Improvised graduated neutral density filter

Posted by on February 13, 2017 in Filters, It's too bright, It's too dark, Tips | 0 comments

A graduated neutral density filter (GND) is a piece of glass that is darker at one end than at the other, as the ‘graduated’ bit in its name suggests.

Its main use is to balance out the brightness of a scene when part is well-lit and another part is less well illuminated, for example a landscape shot across a field where the land is much darker than the sky.

If you expose for the land the sky will be over-exposed, whilst if you expose for the sky the ground will be under-exposed. The solution is to balance the brightness of the two so one exposure works for both.

The usual way to achieve this is to use a neutral density filter to reduce the brightness of the sky. By holding it in front of the lens with the dark glass covering the sky and the clear glass covering the ground part the brightness is balanced out, and the result is an evenly exposed shot.

The technique relies on you having the right ND filter with you, of course. If you’ve forgotten your ND filters all is not lost though, so long as the demarkation between bright and dark is a straight line.

Mount your camera on a tripod and dial in settings to give you a two or three-second exposure that’s right for the dark area.

Hold a piece of black card, material or even your camera strap in front of the lens, aligning it with the horizon so you cover only the excessively bright sky area.

Press the shutter release and move the card/camera strap out of the way half-way through the exposure. This gives the bright area half the exposure time given to the dark area.

If the effect isn’t quite right, try varying the time you keep the sky covered until you get the right effect.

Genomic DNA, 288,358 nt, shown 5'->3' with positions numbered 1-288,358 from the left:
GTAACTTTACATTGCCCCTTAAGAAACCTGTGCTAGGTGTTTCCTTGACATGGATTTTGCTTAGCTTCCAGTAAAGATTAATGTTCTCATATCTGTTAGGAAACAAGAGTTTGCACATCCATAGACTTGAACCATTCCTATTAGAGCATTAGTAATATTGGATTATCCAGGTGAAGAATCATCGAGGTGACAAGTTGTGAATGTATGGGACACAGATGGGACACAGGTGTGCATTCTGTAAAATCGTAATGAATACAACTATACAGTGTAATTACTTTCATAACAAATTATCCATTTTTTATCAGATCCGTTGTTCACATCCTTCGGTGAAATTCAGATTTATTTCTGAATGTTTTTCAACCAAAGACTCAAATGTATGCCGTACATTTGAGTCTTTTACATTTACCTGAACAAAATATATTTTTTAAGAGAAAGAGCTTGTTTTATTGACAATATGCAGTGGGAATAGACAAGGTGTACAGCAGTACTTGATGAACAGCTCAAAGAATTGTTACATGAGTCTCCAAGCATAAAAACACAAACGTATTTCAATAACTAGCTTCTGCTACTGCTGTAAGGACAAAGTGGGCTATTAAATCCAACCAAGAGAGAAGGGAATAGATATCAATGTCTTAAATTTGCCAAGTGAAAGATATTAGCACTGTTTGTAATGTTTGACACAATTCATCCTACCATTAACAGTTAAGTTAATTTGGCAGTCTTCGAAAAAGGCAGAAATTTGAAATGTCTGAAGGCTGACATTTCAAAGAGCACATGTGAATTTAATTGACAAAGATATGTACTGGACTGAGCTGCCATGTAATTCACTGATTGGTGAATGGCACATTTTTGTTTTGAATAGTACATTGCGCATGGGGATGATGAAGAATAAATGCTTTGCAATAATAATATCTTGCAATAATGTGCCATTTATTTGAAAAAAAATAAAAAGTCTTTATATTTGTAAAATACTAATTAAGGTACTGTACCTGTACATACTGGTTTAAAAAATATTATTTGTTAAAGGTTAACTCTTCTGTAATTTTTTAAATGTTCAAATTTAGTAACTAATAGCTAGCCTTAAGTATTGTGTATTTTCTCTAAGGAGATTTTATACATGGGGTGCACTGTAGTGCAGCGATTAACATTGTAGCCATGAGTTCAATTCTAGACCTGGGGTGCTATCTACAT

If you hold the cover so its edge aligns with the dividing line on your image, and move it away sharply, it wont show up in your image.

It’s perhaps not as good as an expensive GND filter, and it really only works when there is a straight line, but it’s a technique that can turn an impossible shot into a successful one.

 

Black background in daylight

Posted by on February 13, 2017 in It's too bright, Tips | 0 comments

There are occasions when a dark or even jet-black background would look good, but you are in a well-lit location. Perhaps you want to shoot a portrait but the background is distracting, or you want to make the subject standout from the background in a dramatic way?

The simple solution is to tell your camera that your subject is very brightly lit and make sure it exposes for just the subject. The background will then be under-exposed whilst the subject is exposed correctly.

Here’s how to do it.

Set your ISO to the lowest value possible. That’s usually ISO 100.

Set up your flash gun, and set the shutter speed to whatever the sync speed is for your flash (often 1/60 or 1/200).

Focus on the subject and if not already in manual mode, switch to manual so that auto focus won’t change anything after the focus is set.

Adjust the aperture until the shot seems totally dark. This usually means using an f-number at the high end, f/18, f/22 or above.